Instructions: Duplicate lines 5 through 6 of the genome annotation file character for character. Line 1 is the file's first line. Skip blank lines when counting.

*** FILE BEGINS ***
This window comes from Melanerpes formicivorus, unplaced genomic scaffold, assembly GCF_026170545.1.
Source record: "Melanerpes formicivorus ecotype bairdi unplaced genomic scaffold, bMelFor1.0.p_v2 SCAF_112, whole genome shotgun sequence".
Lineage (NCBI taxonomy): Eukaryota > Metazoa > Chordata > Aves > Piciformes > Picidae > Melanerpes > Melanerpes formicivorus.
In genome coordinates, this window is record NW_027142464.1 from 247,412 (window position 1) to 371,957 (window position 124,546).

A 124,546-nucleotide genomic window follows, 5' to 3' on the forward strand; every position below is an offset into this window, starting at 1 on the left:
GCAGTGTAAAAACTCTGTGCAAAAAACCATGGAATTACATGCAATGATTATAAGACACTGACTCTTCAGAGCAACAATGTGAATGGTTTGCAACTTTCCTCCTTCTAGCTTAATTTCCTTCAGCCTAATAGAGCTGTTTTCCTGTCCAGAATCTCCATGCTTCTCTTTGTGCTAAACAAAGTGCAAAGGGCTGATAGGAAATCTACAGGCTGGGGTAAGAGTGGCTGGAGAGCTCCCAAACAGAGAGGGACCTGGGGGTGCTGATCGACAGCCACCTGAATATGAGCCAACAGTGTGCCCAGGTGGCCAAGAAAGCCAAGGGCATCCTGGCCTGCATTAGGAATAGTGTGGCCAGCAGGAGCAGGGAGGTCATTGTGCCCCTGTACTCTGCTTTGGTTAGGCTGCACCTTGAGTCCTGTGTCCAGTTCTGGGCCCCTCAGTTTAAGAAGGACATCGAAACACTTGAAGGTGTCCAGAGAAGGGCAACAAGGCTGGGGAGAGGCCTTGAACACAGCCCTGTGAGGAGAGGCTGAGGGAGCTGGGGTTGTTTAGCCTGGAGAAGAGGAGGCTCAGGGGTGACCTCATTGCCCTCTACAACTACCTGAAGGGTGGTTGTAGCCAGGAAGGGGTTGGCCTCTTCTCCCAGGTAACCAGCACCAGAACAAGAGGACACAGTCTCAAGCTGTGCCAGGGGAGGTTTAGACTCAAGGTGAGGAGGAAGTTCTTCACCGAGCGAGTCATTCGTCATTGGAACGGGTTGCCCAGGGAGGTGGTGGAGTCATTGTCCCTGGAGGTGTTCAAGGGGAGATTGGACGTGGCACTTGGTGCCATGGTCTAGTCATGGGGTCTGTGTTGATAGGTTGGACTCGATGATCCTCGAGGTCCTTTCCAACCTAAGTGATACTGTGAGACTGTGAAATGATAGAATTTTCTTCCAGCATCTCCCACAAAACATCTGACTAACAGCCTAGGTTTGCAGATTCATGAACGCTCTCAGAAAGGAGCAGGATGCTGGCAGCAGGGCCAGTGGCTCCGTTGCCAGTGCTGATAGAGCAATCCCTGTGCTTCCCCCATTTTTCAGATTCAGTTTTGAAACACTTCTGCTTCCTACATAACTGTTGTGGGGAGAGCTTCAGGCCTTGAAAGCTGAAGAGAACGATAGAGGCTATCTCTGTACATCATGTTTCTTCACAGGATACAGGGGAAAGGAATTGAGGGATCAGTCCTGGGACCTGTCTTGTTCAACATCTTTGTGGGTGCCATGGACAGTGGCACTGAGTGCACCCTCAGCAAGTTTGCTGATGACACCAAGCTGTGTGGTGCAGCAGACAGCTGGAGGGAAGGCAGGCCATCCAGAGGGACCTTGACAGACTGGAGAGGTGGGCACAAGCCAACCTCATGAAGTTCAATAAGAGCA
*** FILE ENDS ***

A 124,546-nucleotide genomic window follows, 5' to 3' on the forward strand; every position below is an offset into this window, starting at 1 on the left:
GCAGTGTAAAAACTCTGTGCAAAAAACCATGGAATTACATGCAATGATTATAAGACACTGACTCTTCAGAGCAACAATGTGAATGGTTTGCAACTTTCCTCCTTCTAGCTTAATTTCCTTCAGCCTAATAGAGCTGTTTTCCTGTCCAGAATCTCCATGCTTCTCTTTGTGCTAAACAAAGTGCAAAGGGCTGATAGGAAATCTACAGGCTGGGGTAAGAGTGGCTGGAGAGCTCCCAAACAGAGAGGGACCTGGGGGTGCTGATCGACAGCCACCTGAATATGAGCCAACAGTGTGCCCAGGTGGCCAAGAAAGCCAAGGGCATCCTGGCCTGCATTAGGAATAGTGTGGCCAGCAGGAGCAGGGAGGTCATTGTGCCCCTGTACTCTGCTTTGGTTAGGCTGCACCTTGAGTCCTGTGTCCAGTTCTGGGCCCCTCAGTTTAAGAAGGACATCGAAACACTTGAAGGTGTCCAGAGAAGGGCAACAAGGCTGGGGAGAGGCCTTGAACACAGCCCTGTGAGGAGAGGCTGAGGGAGCTGGGGTTGTTTAGCCTGGAGAAGAGGAGGCTCAGGGGTGACCTCATTGCCCTCTACAACTACCTGAAGGGTGGTTGTAGCCAGGAAGGGGTTGGCCTCTTCTCCCAGGTAACCAGCACCAGAACAAGAGGACACAGTCTCAAGCTGTGCCAGGGGAGGTTTAGACTCAAGGTGAGGAGGAAGTTCTTCACCGAGCGAGTCATTCGTCATTGGAACGGGTTGCCCAGGGAGGTGGTGGAGTCATTGTCCCTGGAGGTGTTCAAGGGGAGATTGGACGTGGCACTTGGTGCCATGGTCTAGTCATGGGGTCTGTGTTGATAGGTTGGACTCGATGATCCTCGAGGTCCTTTCCAACCTAAGTGATACTGTGAGACTGTGAAATGATAGAATTTTCTTCCAGCATCTCCCACAAAACATCTGACTAACAGCCTAGGTTTGCAGATTCATGAACGCTCTCAGAAAGGAGCAGGATGCTGGCAGCAGGGCCAGTGGCTCCGTTGCCAGTGCTGATAGAGCAATCCCTGTGCTTCCCCCATTTTTCAGATTCAGTTTTGAAACACTTCTGCTTCCTACATAACTGTTGTGGGGAGAGCTTCAGGCCTTGAAAGCTGAAGAGAACGATAGAGGCTATCTCTGTACATCATGTTTCTTCACAGGATACAGGGGAAAGGAATTGAGGGATCAGTCCTGGGACCTGTCTTGTTCAACATCTTTGTGGGTGCCATGGACAGTGGCACTGAGTGCACCCTCAGCAAGTTTGCTGATGACACCAAGCTGTGTGGTGCAGCAGACAGCTGGAGGGAAGGCAGGCCATCCAGAGGGACCTTGACAGACTGGAGAGGTGGGCACAAGCCAACCTCATGAAGTTCAATAAGAGCA